It has stood the test of time. Inspired by the success of Holbeck-born Ivy Benson’s all-female swing ensemble, whose fame was at its height during World War Two, Alan Plater‘s often-revived play, based on his television film The Last Of The Blonde Bombshells, uses arrangements familiar to the audience to build to an encore that gives them all the excuse they need to get to their feet, dancing – if not exactly in the aisles – with self-conscious abandon in front of their allocated seats.
Framed by the near-present-day reminiscences of Elizabeth, and the song that her grandmother sang to her as a lullaby, Blonde Bombshells follows the last-ditch efforts of bandleader Betty, portrayed with no-nonsense warmth by Georgina Field, to assemble a full octet in the face of recent desertions from among her ranks to the masculine allure of UK-billeted American GIs. Time and the Luftwaffe are against her since they have bombing raids to shelter from, and a radio engagement that very same night.
Our transition to the morning of the audition is eased by the melody of Elizabeth’s one-time cradle song, If I Had A Ribbon Bow, popularised at the time by Maxine Sullivan. Its melancholy strain ties her not only to secondhand memories of her grandmother’s youth, but sweeps her up in its yearning with all the force of the tornado that takes Dorothy to Oz. Lauren Chinery’s performance, imbued with possibility and loss, prepares the audience to follow her into her grandmother’s footsteps when she literally steps into her school shoes as the young Liz.
The auditionees, perhaps because each is allowed a spot by which to introduce themselves, are more clearly differentiated than the existing Blonde Bombshells, for all the jocular familiarity of their workplace banter. Standing out alongside Chinery’s diffident sixth former, still young enough to think the best of strangers, are Gleanne Purcell-Brown’s unworldly nun, blissfully unaware of the double entendres of the George Formby song she performs, and Stacey Ghent’s Miranda, more worldly-wise than both, with the confidence to come up smelling of roses no matter how often she crashes her commanding officer’s car.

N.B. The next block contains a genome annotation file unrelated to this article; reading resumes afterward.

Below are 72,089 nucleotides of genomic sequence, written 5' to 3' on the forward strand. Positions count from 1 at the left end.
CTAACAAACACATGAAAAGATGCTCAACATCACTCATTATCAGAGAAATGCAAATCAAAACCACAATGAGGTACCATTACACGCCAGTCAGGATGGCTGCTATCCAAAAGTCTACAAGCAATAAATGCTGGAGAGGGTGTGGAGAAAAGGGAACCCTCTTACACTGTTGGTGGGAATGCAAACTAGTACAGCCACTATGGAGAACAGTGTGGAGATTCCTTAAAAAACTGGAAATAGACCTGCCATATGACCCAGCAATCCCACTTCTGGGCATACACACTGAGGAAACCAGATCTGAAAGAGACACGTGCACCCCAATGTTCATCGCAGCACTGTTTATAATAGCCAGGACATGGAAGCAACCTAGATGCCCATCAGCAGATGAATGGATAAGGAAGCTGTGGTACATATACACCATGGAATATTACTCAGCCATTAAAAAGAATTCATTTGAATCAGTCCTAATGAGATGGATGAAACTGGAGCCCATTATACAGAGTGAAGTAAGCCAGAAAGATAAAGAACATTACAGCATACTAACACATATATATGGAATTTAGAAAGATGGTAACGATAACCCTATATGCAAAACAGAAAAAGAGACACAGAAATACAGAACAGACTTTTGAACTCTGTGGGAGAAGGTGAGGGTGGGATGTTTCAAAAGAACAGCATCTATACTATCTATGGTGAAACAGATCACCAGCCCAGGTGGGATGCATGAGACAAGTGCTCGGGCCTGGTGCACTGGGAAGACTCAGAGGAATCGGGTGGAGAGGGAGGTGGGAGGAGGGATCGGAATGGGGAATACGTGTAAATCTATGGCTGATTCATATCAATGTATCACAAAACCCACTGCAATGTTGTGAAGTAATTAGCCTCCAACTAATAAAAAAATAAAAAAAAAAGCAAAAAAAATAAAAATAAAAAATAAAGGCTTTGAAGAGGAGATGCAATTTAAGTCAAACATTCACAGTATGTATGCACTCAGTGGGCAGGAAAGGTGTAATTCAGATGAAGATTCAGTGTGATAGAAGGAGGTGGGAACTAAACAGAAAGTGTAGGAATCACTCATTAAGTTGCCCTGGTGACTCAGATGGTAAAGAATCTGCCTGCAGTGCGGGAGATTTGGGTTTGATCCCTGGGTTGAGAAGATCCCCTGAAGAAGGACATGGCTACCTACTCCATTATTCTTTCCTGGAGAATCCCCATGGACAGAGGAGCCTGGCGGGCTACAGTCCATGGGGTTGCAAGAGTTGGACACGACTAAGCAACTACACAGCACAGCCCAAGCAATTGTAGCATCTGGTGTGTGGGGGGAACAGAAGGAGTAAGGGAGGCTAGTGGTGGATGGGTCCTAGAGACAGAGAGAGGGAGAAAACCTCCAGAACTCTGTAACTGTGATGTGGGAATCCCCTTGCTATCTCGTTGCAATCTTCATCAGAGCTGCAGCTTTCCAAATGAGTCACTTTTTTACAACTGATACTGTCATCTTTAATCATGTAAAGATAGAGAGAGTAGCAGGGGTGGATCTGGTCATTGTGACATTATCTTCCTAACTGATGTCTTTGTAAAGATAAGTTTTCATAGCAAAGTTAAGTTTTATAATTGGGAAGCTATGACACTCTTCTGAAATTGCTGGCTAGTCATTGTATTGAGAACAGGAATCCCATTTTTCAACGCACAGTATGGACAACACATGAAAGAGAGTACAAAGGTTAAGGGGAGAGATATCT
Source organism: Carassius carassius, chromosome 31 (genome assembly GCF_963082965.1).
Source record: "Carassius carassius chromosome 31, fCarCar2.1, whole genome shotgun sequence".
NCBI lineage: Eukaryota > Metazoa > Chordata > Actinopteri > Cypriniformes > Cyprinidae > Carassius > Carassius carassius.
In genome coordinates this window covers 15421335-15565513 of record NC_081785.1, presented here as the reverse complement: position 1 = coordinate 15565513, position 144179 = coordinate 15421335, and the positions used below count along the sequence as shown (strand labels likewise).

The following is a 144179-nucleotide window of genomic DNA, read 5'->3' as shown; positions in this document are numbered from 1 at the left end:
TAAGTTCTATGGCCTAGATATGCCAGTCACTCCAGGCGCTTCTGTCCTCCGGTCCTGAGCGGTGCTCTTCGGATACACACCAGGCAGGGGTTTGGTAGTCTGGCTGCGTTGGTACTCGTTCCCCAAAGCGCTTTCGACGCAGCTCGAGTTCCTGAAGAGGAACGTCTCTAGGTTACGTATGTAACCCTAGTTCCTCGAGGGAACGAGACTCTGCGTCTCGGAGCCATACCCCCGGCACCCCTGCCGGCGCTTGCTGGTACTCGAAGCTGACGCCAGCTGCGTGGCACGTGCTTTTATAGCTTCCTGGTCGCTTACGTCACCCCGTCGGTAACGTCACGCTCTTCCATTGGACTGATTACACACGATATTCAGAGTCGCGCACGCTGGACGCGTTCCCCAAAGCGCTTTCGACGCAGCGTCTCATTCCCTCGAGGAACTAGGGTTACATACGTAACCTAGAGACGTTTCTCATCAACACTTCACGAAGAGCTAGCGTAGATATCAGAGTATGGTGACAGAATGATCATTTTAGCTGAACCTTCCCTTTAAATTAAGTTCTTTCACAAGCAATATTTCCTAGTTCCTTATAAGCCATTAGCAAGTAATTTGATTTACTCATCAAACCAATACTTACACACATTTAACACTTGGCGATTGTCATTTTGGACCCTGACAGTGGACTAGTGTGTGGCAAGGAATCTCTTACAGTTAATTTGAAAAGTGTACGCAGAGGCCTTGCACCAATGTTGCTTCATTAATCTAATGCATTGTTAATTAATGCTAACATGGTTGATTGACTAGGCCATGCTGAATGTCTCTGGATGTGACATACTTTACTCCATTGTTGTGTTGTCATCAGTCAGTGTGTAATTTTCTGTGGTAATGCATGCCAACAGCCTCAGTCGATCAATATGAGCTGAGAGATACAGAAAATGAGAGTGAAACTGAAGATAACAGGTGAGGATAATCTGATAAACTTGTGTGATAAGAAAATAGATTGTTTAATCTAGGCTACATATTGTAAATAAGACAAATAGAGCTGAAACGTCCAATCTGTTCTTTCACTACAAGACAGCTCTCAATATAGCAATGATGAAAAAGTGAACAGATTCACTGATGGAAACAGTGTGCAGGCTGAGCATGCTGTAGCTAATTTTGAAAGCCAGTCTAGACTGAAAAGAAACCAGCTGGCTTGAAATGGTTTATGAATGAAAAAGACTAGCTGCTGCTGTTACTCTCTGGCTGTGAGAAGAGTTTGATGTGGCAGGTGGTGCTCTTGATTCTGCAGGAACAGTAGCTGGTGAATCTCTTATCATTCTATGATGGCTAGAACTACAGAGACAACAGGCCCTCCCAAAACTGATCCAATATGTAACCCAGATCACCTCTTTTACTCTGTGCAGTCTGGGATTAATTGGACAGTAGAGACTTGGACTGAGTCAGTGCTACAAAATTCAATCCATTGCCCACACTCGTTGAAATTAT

A less comfortable fit is Patrick, played by Rory Gradon; not for the more obvious differences in his biology, but for the way his presence can only chafe against the play’s consensus, which, if not cosy exactly, favours the archetype of a small island pluckiness in the face of adversity. Patrick, in his evasion of the draft, cuts a more ambiguous figure, his motives censured as cowardice by Lily and Vera, his eventual submission to pressure to enlist striking a rare discordant note. A different play might have made more of this, but being, in many respects, a jukebox musical of the war years, Blonde Bombshells is less interested in exploring contradiction and more concerned with motoring towards the next big band number.
In this respect, the versatility of the cast’s musicianship, fostered by musical director Greg Last and worn with nonchalance, is almost vertiginous. Performed in Bolton Octagon’s round, their prowess is enough to make one’s head spin, and certainly to underscore the fact that Sarah Groarke, who plays Vera, is herself the musical director of Rainford Brass Band. Under Zoe Waterman’s assured direction, and to paraphrase from one of its hits, it ain’t what you do, it’s the way that you do it, and, with performances as inviting as the cast’s, Blonde Bombshells Of 1943 gains crowd-pleasing results.
All images by Pamela Raith
Blonde Bombshells of 1943 is at the Octagon Theatre, Bolton until July 1, 2023. For more information, click here.